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Water crisis in Mongolia
Despite its vast expanse of land and natural resources, Mongolia has been facing a severe shortage of water since 2014. Hundreds of Mongolian lakes have dried up in recent years, and much of the southern land has experienced desertification. The remaining water sources are concentrated in northern Mongolia, leaving people in central and southern Mongolia unable to easily access water. Citizens of these areas must rely on groundwater to combat the issue of water scarcity.

Water quality is also a concern: many northern Mongolians live in rural settings without access to basic water supply infrastructure. In a 2013 survey, the Asia Foundation found that most rural Mongolians acquire half of their water from unprotected sources, such as lakes and rivers that lack modern water purification methods. The survey also found that most unprotected sources of water are susceptible to high levels of contamination from human waste, livestock and seasonal flooding. In the midst of this water crisis, two organizations have shown interest in aiding those without access to clean drinking water.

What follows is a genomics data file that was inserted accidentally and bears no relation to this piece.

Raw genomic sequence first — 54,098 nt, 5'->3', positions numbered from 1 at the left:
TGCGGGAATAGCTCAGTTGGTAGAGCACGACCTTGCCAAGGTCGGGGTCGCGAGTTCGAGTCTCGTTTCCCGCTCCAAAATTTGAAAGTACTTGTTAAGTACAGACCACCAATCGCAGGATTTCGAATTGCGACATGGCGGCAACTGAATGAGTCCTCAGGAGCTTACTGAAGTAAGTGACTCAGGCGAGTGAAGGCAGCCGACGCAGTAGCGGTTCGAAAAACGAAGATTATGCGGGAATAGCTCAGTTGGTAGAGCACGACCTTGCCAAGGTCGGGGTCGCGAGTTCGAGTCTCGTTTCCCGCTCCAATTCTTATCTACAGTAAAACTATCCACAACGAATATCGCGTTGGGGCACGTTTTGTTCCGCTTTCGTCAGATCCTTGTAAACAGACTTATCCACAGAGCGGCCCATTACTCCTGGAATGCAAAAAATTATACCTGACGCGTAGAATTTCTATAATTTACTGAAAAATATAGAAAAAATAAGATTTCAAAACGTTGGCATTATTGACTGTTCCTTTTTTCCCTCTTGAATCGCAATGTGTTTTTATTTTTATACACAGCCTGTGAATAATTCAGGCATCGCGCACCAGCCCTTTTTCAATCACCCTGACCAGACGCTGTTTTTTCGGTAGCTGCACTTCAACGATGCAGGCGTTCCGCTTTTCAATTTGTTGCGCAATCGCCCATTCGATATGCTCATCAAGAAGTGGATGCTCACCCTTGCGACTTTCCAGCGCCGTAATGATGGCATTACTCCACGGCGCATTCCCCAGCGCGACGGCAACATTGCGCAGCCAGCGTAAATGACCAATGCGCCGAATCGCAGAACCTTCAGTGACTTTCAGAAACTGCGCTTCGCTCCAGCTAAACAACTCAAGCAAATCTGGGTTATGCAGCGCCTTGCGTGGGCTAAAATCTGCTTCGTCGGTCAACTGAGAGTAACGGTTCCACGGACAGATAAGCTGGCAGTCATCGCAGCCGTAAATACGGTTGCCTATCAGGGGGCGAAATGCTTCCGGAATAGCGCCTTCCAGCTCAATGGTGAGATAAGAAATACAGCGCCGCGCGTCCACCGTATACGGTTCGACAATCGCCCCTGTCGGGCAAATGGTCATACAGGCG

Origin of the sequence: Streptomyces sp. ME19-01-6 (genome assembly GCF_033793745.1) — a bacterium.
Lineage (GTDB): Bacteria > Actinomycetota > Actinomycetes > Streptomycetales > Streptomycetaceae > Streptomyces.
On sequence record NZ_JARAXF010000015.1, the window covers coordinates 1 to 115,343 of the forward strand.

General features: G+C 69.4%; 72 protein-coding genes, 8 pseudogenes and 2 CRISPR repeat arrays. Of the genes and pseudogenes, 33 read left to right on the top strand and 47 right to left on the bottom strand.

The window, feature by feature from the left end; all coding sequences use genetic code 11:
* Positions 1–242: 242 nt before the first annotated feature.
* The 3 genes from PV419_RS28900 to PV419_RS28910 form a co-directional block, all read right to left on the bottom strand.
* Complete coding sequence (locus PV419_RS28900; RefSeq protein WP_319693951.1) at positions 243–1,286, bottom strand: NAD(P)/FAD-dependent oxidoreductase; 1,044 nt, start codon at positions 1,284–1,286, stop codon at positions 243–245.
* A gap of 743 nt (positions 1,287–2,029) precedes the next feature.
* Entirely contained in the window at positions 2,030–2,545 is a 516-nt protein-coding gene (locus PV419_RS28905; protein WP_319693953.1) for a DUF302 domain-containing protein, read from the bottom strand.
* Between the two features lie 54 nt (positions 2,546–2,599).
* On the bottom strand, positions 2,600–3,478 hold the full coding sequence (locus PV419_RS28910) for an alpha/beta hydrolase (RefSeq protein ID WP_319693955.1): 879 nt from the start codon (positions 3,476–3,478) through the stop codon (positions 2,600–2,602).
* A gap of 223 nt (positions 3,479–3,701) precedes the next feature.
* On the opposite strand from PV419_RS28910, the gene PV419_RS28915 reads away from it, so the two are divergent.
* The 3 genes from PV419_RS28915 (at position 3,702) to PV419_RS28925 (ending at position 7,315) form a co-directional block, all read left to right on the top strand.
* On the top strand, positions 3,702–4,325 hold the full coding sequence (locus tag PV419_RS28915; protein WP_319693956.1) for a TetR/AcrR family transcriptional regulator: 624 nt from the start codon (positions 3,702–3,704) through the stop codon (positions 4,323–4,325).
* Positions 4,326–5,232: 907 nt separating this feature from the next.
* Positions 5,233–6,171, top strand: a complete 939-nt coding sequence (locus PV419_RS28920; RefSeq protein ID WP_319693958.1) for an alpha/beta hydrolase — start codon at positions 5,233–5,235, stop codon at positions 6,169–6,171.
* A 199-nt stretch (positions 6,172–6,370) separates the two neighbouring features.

Aid from The Millennium Challenge Corp

One organization that has provided aid during the water crisis in Mongolia is the Millennium Challenge Corporation (MCC). The MCC provided a $350 million investment as part of the Mongolia Water Compact, signed in 2018, to supply the country with more water and improve water infrastructure throughout the capital city, Ulaanbaatar. The Mongolian government matched this investment with a $111.8 million investment to improve water purification, increase wastewater recycling and implement policies within the Mongolian government to sustain this new infrastructure. The MCC predicts that this investment will increase water supply in Mongolia’s capital city by more than 80 percent.

Tetra Tech’s Initiative